Kaun Kitne Paani Mein fails to realise its potential, says Nishi Tiwari.
Nila Madhab Panda burst on the Indian film scene with the critically acclaimed I Am Kalam in 2011.
After briefly touching upon the issue of water shortage in his follow-up film Jalpari, the fillmaker’s new film -- the Kunal Kapoor and Radhika Apte starrer satire Kaun Kitne Paani Mein -- revolves around water politics in a fictional Odisha village.
The film opens with an honour killing where the king of a village (nestled in the hills) shoots his daughter and the low caste man she has fallen in love with, and banishes the man’s poor family to the foothills of the village.
Thirty years on, the rich wastrels of the king’s part of the village (known as Upri) and the hardworking commoners who now reside in the foothills (Bairi) lead starkly different lives.
While Upri, once fertile, is rendered barren over the years due to lack of water, Bairi has been transformed into lush agricultural land thanks to its enterprising residents -- they are well-versed in water conservation methods and manage to store all the rain water that trickles down to them from Upri every year.
Heading these warring sub-villages are Raja Braj Singh Deo (Saurabh Shukla) and Kharu Pehelwan (Gulshan Grover) respectively.
While the film mostly consists of satirical set pieces to stress just how water politics takes shape, the film’s story only gains momentum with the entrance of the film’s protagonists -- Deo's Raj (Kunal Kapoor) and Kharu’s daughter Paro (Radhika Apte).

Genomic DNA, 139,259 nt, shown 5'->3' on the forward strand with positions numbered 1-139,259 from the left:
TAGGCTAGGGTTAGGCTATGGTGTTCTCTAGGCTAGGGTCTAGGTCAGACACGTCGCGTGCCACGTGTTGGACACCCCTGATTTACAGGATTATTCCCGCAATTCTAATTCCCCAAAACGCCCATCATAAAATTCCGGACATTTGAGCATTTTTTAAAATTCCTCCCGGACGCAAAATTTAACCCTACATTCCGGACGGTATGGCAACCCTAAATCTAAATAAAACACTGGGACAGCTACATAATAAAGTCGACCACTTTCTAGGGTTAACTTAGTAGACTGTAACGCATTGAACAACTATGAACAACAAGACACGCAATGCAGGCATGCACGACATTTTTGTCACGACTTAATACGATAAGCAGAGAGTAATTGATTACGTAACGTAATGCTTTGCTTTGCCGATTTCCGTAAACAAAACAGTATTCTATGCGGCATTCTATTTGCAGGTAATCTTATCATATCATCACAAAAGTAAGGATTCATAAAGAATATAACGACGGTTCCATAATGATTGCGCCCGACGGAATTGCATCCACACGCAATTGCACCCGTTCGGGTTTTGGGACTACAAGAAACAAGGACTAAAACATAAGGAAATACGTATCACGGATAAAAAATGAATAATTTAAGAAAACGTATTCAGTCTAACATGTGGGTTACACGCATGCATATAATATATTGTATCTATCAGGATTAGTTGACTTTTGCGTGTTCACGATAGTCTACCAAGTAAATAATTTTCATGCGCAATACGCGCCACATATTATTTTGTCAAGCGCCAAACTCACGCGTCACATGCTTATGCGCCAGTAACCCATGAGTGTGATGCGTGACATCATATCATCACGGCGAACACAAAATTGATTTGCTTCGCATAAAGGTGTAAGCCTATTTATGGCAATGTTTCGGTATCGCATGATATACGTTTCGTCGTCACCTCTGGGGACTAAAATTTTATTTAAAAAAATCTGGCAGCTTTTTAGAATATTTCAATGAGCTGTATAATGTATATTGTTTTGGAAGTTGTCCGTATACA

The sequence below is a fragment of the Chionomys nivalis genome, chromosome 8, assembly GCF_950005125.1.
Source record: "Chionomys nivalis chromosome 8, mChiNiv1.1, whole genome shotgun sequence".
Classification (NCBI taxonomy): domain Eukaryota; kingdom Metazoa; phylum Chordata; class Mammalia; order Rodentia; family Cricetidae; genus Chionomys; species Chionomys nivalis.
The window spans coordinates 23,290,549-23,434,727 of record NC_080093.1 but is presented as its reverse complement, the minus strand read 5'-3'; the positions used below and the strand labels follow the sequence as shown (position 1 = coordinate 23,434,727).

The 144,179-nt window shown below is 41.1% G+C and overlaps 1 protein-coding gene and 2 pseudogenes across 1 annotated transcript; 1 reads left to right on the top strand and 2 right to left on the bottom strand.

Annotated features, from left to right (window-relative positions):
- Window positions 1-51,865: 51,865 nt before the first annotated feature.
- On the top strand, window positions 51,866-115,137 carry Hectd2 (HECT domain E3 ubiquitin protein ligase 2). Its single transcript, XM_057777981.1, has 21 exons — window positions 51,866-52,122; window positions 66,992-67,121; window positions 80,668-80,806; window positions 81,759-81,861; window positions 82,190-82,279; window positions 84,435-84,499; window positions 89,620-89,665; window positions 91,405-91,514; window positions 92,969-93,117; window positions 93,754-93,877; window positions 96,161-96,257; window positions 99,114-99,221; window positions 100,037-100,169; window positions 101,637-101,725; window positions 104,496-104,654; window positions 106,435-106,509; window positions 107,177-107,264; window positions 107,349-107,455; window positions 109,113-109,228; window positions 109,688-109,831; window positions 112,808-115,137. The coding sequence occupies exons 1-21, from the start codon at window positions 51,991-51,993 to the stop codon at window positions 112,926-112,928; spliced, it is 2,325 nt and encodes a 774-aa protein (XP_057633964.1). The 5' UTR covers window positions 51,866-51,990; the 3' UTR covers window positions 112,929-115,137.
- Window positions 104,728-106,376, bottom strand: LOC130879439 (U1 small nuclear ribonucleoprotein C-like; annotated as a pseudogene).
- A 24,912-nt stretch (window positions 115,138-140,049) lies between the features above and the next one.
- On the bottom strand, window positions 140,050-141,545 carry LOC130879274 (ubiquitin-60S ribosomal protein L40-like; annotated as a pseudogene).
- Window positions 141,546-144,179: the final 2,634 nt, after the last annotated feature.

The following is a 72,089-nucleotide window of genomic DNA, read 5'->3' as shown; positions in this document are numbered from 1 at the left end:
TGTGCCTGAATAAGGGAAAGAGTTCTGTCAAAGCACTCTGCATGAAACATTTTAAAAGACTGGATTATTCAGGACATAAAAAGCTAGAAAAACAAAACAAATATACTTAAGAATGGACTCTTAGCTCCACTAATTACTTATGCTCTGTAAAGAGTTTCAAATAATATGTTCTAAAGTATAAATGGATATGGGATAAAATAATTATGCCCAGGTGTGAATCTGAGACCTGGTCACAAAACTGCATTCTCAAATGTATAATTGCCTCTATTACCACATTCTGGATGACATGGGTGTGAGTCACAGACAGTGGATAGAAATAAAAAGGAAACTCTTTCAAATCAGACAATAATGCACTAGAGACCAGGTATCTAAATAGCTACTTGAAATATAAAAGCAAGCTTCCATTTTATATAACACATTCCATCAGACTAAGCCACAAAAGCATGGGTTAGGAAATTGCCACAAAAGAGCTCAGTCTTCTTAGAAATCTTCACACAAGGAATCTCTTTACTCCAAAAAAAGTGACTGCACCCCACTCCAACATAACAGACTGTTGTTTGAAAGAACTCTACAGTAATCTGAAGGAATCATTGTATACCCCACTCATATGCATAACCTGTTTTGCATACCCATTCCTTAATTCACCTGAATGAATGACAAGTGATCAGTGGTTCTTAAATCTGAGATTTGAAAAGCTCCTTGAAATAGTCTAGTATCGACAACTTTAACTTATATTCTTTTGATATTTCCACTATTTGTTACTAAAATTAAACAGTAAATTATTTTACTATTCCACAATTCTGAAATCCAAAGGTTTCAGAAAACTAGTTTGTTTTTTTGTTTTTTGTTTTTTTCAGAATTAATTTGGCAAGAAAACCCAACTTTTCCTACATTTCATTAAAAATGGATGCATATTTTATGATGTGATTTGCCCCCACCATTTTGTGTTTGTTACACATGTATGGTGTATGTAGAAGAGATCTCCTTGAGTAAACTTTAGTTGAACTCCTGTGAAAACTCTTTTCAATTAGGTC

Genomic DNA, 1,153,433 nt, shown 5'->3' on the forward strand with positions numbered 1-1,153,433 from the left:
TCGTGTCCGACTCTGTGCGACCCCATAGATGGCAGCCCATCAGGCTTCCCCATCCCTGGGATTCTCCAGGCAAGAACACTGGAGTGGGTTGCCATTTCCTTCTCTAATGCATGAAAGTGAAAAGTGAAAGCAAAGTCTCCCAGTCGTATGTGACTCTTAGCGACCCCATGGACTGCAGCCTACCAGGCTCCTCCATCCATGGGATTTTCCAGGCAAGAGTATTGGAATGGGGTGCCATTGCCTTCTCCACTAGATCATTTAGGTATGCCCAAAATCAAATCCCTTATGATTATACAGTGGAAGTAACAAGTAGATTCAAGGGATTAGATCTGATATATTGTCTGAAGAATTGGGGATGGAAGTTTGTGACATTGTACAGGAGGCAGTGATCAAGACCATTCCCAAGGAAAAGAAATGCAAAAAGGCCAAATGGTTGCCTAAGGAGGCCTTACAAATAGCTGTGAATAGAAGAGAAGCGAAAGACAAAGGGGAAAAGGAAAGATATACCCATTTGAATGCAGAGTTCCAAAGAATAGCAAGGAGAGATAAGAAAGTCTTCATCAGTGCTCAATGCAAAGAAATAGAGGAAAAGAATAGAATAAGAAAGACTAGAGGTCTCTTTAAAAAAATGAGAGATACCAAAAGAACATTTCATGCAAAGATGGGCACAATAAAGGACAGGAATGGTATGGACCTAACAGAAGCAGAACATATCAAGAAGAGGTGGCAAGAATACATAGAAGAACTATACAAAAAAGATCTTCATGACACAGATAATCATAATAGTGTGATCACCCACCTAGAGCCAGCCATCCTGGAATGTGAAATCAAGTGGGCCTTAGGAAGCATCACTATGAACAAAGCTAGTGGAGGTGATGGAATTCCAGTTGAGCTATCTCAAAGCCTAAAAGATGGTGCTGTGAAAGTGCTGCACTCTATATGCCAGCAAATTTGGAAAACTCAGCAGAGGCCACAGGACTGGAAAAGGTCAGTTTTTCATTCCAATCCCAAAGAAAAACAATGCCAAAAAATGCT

Which is not to say that the duo bring any more meat to the film than its writing -- and spirited performances of Shukla and Grover, all of them occasionally effective -- have offered up.
While Shukla, as the comically ignorant Raja perfectly fits the bill -- his bloated frame tells the (presumably unintentional) backstory of a royal life eroded with copious amounts of liquor -- his portrayal works as if purely by accident.
Grover, for the better part of the film, is a seething mess of a bitter man who fails to evoke any reaction except for a few laughs.
Kunal Kapoor, making his acting comeback after Luv Shuv Tey Chicken Khurana, is stiff, awkward even, as the reluctant heir to a decaying kingdom, which works for his character.
Some of his better moments are with his onscreen father, Shukla, as they play off each other’s lines and body language.
Radhika’s unimaginatively named Paro is the dignified village girl -- I would go so far as to say that she’s the only one who pulls off her character with a certain degree of conviction.
Other than the charas-loving village priest, of course, who does complete justice to his hypocritical god man with flair.
Given how water politics has reigned supreme in several parts of India for many decades, a satire based on the issue comes with endless possibilities and expectations.
Unfortunately, the storytelling in Kaun Kitne Paani Mein uniformly starts out with much force but falls short of realising its potential.